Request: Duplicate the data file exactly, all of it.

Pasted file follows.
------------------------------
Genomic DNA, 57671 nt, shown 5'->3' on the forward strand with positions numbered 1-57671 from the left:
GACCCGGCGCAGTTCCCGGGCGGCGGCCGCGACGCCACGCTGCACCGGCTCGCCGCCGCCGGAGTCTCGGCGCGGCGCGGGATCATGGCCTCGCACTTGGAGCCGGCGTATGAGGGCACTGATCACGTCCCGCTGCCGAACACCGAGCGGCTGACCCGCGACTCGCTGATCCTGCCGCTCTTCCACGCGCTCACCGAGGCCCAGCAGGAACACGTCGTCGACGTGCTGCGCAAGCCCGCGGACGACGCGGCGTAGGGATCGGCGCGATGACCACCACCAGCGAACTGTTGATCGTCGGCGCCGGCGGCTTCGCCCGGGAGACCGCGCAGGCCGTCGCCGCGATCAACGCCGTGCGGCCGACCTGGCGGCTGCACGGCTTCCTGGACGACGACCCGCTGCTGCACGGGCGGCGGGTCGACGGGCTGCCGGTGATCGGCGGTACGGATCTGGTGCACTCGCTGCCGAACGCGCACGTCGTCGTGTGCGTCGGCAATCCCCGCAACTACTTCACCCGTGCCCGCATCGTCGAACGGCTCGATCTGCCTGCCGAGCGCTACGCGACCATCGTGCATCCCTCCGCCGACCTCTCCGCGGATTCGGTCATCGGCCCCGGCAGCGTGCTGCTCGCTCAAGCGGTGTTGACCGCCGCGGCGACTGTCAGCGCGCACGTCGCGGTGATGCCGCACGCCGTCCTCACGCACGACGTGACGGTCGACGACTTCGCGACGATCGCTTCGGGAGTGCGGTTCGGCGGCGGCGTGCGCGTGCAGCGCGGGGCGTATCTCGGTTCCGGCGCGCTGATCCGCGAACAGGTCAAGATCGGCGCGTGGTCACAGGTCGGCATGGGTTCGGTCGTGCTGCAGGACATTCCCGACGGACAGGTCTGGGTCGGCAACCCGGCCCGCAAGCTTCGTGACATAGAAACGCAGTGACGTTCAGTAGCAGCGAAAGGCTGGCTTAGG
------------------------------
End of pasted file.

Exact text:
Genomic DNA, 57671 nt, shown 5'->3' on the forward strand with positions numbered 1-57671 from the left:
GACCCGGCGCAGTTCCCGGGCGGCGGCCGCGACGCCACGCTGCACCGGCTCGCCGCCGCCGGAGTCTCGGCGCGGCGCGGGATCATGGCCTCGCACTTGGAGCCGGCGTATGAGGGCACTGATCACGTCCCGCTGCCGAACACCGAGCGGCTGACCCGCGACTCGCTGATCCTGCCGCTCTTCCACGCGCTCACCGAGGCCCAGCAGGAACACGTCGTCGACGTGCTGCGCAAGCCCGCGGACGACGCGGCGTAGGGATCGGCGCGATGACCACCACCAGCGAACTGTTGATCGTCGGCGCCGGCGGCTTCGCCCGGGAGACCGCGCAGGCCGTCGCCGCGATCAACGCCGTGCGGCCGACCTGGCGGCTGCACGGCTTCCTGGACGACGACCCGCTGCTGCACGGGCGGCGGGTCGACGGGCTGCCGGTGATCGGCGGTACGGATCTGGTGCACTCGCTGCCGAACGCGCACGTCGTCGTGTGCGTCGGCAATCCCCGCAACTACTTCACCCGTGCCCGCATCGTCGAACGGCTCGATCTGCCTGCCGAGCGCTACGCGACCATCGTGCATCCCTCCGCCGACCTCTCCGCGGATTCGGTCATCGGCCCCGGCAGCGTGCTGCTCGCTCAAGCGGTGTTGACCGCCGCGGCGACTGTCAGCGCGCACGTCGCGGTGATGCCGCACGCCGTCCTCACGCACGACGTGACGGTCGACGACTTCGCGACGATCGCTTCGGGAGTGCGGTTCGGCGGCGGCGTGCGCGTGCAGCGCGGGGCGTATCTCGGTTCCGGCGCGCTGATCCGCGAACAGGTCAAGATCGGCGCGTGGTCACAGGTCGGCATGGGTTCGGTCGTGCTGCAGGACATTCCCGACGGACAGGTCTGGGTCGGCAACCCGGCCCGCAAGCTTCGTGACATAGAAACGCAGTGACGTTCAGTAGCAGCGAAAGGCTGGCTTAGG